We find a comparable illustration of this position man holds in relation to time from Hannah Arendt’s quoted observations by René Char on the state of France during its occupation by the Nazis. Withheld the guarantee of its normalcy, the erasure of what Arendt annotates as “masks… which society assigns to its members as well as those which the individual fabricates for himself in his psychological reactions against society” constitutes the estrangement of the individual from the banalities of his normative existence (Arendt 4). Without the constant promise of the healthy transaction between the past and the future, we find an interstitial space wherein man escapes the temporal imprisonment which befalls Klee’s Angel. Freed the predetermined burden in the predictability of his future at the hands of his past, man stands free to contemplate anew the necessity of how things might be. Rather than mere mandate by linear history, such conditions can be considered in their own worth free of any preordained set of prerogatives. The backdrop of clutter and rubble with which Benjamin depicts his Angel’s scene is brushed away, leaving in its wake a reality awaiting novel interpretation. While Arendt sees this as productive for the public dialogue among people, it could be inferred that such an emancipation from the imminence of time would function additionally on the level of the relationship between the singular individual and his very environment or society (Arendt 3). This stance Arendt further articulates as a position in which man escapes the entrapment for which we victimize Benjamin’s Angel. In what Arendt depicts as a kind of spatiotemporal parallelogram, this location situates man beyond the mere distinction of past and future, freed to gander across the expanse of his time. Nevertheless, Arendt’s remedy appears to be less than ideal in its necessitation of conflict, whereby it pits quotidian life against prospects of uncertainty in order to allow the latter to alleviate the staleness of the former. If the moment of escape from the crushing binary of past and future is contingent on an external incident (in the case of Ardent’s example, a war) capable of loosening the shackles of pedestrian existence, does this not leave the individual helplessly at the same position where he began? Does this not leave the Angel waiting ever longer for the past to regurgitate something extraordinary enough to complicate the transcription of the past into the future in such a way that he himself might be estranged from the entire process, as Char found himself under the occupation? This problematic instant of breakage leaves the possibility of such dramatic rupture from the timeline of history doubtful.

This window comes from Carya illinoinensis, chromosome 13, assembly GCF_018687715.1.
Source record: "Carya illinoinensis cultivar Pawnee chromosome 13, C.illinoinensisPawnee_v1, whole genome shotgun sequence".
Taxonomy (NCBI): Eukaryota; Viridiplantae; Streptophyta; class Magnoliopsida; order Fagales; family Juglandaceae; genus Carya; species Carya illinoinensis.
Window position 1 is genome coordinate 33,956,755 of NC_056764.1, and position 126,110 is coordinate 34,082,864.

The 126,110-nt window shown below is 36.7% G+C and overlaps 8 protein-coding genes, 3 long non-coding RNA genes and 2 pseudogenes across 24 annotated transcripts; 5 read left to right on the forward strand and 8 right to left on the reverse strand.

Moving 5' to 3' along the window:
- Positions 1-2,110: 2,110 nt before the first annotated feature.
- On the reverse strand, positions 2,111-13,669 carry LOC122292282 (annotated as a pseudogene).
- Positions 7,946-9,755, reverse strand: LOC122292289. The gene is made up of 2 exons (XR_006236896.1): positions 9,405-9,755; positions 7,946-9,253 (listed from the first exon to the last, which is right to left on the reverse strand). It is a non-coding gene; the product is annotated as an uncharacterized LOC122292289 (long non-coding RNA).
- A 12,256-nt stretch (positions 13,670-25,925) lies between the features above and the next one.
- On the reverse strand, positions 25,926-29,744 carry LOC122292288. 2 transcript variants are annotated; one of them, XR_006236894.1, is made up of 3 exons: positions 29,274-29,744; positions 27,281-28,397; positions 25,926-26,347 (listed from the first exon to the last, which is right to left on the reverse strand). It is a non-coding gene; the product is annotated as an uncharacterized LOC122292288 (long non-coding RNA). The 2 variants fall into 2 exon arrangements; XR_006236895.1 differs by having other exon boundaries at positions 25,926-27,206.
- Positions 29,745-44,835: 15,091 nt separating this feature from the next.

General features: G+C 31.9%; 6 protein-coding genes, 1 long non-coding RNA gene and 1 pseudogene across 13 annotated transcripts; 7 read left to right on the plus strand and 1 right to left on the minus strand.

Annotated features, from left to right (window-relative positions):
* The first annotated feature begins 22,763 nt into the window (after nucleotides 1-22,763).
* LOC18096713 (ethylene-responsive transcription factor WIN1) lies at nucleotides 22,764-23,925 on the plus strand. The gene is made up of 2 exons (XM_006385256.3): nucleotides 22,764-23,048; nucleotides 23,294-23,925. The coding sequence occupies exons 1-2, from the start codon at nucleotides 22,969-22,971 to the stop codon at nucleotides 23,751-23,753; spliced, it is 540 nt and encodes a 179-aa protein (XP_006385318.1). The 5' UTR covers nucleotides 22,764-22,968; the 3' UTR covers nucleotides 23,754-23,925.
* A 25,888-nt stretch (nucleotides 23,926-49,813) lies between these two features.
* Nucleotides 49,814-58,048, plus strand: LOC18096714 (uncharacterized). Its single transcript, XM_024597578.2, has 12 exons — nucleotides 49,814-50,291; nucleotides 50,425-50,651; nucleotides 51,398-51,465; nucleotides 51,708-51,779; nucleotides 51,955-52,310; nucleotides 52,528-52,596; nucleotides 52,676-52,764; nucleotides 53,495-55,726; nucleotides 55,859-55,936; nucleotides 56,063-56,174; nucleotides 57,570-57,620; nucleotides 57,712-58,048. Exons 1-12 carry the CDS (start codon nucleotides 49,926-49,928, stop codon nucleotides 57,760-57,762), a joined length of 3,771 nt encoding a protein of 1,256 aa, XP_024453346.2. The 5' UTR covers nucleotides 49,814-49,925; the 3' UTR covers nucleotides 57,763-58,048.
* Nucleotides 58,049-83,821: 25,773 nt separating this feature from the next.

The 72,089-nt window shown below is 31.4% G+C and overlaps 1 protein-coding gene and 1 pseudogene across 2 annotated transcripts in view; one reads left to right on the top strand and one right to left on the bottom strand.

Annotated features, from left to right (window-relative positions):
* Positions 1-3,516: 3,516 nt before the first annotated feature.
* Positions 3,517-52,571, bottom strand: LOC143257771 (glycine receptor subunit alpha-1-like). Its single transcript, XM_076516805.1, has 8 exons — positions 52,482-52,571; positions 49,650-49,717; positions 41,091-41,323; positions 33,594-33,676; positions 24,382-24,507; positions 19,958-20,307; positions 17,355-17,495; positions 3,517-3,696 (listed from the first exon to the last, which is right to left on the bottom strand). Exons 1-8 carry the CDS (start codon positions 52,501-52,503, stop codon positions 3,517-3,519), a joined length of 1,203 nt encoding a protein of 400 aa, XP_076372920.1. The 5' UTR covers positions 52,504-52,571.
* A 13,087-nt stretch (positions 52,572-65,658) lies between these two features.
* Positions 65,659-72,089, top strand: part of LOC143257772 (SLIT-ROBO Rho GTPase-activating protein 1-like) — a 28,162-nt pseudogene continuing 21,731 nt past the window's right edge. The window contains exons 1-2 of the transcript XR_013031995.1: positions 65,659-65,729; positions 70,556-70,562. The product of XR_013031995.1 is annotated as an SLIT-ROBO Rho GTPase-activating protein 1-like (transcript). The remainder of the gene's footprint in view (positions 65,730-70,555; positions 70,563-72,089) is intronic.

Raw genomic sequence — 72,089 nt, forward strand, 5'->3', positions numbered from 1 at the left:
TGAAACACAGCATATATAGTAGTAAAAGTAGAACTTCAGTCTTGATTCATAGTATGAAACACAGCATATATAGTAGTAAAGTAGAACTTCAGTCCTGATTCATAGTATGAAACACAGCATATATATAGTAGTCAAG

In articulating his positioning on this temporal cage in which man exists, that Benjamin holds his inclination towards Klee’s Angel seems to hint at least somewhat towards a desolation between past and future, a barren staleness between the two in which one becomes shackled. Helplessly woven between the two opposing movements of what has passed and what will come, it seems difficult to articulate Klee’s creation in terms other than those denoting a certain enslavement or determinism. However the Angel may gaze onto his past, and with however much will he desires so sincerely to return to it in order to gather and to organize the rubble which progress has left behind, he is forever unable. His is the role of an onlooker, both spectator and participant in the seemingly theatrical crafting of his present by which everything that was and all that will become are defined. Benjamin’s description clearly posits the tragic Angel as a creature primarily concerned with, yet dejected from, the past. That “his face is turned towards the past” and that his back is faced against the future demonstrates his grave concern for making accords with what was, though little ambition is shown towards the time to come (Benjamin 392). This storm of progress drives him ever forward however tightly he glances back. In this constant state of reversal, he is unable to address properly what nears him because he is too preoccupied with what Benjamin quite rightfully entitles “the dead”. Unsatisfied to let the dead lie, the Angel condemns himself by his own voluntary whim to a lifetime of retrospect and hindsight.